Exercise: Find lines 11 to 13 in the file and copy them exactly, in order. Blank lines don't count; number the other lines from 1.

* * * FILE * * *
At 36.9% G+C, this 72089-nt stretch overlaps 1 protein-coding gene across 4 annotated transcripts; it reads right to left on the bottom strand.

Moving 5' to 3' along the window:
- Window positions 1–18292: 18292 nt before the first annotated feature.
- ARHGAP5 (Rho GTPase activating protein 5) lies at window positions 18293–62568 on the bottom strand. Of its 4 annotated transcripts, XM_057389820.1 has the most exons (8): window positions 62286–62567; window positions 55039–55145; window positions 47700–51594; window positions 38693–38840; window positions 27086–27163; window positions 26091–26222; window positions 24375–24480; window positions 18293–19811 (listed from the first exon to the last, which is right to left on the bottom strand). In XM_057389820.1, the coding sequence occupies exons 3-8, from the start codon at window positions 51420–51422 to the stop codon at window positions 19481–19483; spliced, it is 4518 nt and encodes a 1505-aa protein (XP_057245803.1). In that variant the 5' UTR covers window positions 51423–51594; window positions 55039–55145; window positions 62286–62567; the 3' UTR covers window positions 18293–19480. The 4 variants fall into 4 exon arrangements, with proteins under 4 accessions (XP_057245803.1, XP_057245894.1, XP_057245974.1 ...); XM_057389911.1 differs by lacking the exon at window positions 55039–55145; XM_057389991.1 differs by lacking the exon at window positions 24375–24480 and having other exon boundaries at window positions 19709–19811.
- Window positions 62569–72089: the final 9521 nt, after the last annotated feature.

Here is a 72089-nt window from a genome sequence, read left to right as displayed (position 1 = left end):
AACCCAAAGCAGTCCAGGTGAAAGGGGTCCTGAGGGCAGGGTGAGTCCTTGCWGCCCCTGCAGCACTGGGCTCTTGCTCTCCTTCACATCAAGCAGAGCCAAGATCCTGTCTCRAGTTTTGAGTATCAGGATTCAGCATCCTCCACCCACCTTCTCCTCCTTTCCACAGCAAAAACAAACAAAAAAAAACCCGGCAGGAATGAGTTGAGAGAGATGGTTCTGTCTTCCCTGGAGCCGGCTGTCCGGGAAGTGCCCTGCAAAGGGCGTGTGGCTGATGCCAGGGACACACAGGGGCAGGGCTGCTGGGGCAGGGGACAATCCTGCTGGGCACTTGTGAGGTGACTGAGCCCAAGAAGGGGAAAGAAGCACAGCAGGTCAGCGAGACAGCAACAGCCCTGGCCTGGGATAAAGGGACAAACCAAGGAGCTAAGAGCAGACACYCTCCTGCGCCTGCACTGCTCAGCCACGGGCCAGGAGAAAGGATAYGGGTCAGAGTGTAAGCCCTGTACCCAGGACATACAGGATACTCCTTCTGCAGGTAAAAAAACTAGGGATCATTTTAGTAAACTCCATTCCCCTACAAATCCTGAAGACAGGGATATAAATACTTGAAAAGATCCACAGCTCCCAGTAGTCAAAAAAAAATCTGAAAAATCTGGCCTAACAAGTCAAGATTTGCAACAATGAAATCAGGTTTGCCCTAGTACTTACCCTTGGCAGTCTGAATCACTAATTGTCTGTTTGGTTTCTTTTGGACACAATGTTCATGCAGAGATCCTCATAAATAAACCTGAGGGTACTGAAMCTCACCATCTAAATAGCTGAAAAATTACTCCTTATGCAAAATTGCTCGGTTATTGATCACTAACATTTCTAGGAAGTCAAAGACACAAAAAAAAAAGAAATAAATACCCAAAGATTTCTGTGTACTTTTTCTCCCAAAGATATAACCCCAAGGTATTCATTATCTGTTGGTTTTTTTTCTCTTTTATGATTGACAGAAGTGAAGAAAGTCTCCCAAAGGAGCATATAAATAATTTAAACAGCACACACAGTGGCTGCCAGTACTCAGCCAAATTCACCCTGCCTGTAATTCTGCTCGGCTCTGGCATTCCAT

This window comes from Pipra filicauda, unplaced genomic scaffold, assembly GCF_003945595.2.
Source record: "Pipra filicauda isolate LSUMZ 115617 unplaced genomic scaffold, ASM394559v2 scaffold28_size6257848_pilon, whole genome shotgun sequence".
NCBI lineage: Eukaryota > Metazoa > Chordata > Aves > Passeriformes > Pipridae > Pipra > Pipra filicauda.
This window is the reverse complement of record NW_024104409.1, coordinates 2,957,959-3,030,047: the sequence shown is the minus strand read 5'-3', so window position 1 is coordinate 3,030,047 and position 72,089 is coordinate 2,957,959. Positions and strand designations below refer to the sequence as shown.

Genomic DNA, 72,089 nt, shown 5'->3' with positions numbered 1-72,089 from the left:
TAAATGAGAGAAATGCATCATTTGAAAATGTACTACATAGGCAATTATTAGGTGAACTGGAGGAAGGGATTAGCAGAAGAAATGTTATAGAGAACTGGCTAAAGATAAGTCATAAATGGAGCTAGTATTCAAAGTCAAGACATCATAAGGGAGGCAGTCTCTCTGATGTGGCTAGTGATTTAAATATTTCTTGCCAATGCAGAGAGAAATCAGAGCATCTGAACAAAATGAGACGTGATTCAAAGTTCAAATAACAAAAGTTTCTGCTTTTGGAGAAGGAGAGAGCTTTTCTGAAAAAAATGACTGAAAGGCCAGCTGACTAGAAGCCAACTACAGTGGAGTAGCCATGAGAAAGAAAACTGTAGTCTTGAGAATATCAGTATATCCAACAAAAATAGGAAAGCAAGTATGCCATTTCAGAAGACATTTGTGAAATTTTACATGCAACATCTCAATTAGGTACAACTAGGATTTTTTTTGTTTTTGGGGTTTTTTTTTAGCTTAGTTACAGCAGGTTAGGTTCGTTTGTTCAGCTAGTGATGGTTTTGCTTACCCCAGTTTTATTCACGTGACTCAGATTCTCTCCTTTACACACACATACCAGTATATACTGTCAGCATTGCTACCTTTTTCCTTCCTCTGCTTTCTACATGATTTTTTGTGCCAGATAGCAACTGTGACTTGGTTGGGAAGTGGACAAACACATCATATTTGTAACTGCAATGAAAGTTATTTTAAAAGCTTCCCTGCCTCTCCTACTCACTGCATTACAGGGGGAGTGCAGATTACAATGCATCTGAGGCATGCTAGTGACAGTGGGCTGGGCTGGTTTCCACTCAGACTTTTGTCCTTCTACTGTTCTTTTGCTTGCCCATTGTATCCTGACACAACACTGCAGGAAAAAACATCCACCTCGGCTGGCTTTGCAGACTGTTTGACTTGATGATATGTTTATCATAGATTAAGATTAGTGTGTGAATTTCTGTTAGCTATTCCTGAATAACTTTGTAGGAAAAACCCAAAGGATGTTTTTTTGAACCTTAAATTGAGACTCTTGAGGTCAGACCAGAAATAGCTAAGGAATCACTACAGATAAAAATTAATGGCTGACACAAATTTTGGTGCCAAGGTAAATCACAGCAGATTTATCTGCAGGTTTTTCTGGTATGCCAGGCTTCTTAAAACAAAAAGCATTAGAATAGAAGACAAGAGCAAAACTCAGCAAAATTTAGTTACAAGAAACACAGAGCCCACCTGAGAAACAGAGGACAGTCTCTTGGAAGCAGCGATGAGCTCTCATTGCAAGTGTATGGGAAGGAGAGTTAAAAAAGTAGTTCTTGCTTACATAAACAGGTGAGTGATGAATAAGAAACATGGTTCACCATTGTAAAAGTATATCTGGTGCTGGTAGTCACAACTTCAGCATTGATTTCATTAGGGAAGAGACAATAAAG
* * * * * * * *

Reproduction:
This window is the reverse complement of record NW_024104409.1, coordinates 2,957,959-3,030,047: the sequence shown is the minus strand read 5'-3', so window position 1 is coordinate 3,030,047 and position 72,089 is coordinate 2,957,959. Positions and strand designations below refer to the sequence as shown.

Genomic DNA, 72,089 nt, shown 5'->3' with positions numbered 1-72,089 from the left:
TAAATGAGAGAAATGCATCATTTGAAAATGTACTACATAGGCAATTATTAGGTGAACTGGAGGAAGGGATTAGCAGAAGAAATGTTATAGAGAACTGGCTAAAGATAAGTCATAAATGGAGCTAGTATTCAAAGTCAAGACATCATAAGGGAGGCAGTCTCTCTGATGTGGCTAGTGATTTAAATATTTCTTGCCAATGCAGAGAGAAATCAGAGCATCTGAACAAAATGAGACGTGATTCAAAGTTCAAATAACAAAAGTTTCTGCTTTTGGAGAAGGAGAGAGCTTTTCTGAAAAAAATGACTGAAAGGCCAGCTGACTAGAAGCCAACTACAGTGGAGTAGCCATGAGAAAGAAAACTGTAGTCTTGAGAATATCAGTATATCCAACAAAAATAGGAAAGCAAGTATGCCATTTCAGAAGACATTTGTGAAATTTTACATGCAACATCTCAATTAGGTACAACTAGGATTTTTTTTGTTTTTGGGGTTTTTTTTTAGCTTAGTTACAGCAGGTTAGGTTCGTTTGTTCAGCTAGTGATGGTTTTGCTTACCCCAGTTTTATTCACGTGACTCAGATTCTCTCCTTTACACACACATACCAGTATATACTGTCAGCATTGCTACCTTTTTCCTTCCTCTGCTTTCTACATGATTTTTTGTGCCAGATAGCAACTGTGACTTGGTTGGGAAGTGGACAAACACATCATATTTGTAACTGCAATGAAAGTTATTTTAAAAGCTTCCCTGCCTCTCCTACTCACTGCATTACAGGGGGAGTGCAGATTACAATGCATCTGAGGCATGCTAGTGACAGTGGGCTGGGCTGGTTTCCACTCAGACTTTTGTCCTTCTACTGTTCTTTTGCTTGCCCATTGTATCCTGACACAACACTGCAGGAAAAAACATCCACCTCGGCTGGCTTTGCAGACTGTTTGACTTGATGATATGTTTATCATAGATTAAGATTAGTGTGTGAATTTCTGTTAGCTATTCCTGAATAACTTTGTAGGAAAAACCCAAAGGATGTTTTTTTGAACCTTAAATTGAGACTCTTGAGGTCAGACCAGAAATAGCTAAGGAATCACTACAGATAAAAATTAATGGCTGACACAAATTTTGGTGCCAAGGTAAATCACAGCAGATTTATCTGCAGGTTTTTCTGGTATGCCAGGCTTCTTAAAACAAAAAGCATTAGAATAGAAGACAAGAGCAAAACTCAGCAAAATTTAGTTACAAGAAACACAGAGCCCACCTGAGAAACAGAGGACAGTCTCTTGGAAGCAGCGATGAGCTCTCATTGCAAGTGTATGGGAAGGAGAGTTAAAAAAGTAGTTCTTGCTTACATAAACAGGTGAGTGATGAATAAGAAACATGGTTCACCATTGTAAAAGTATATCTGGTGCTGGTAGTCACAACTTCAGCATTGATTTCATTAGGGAAGAGACAATAAAG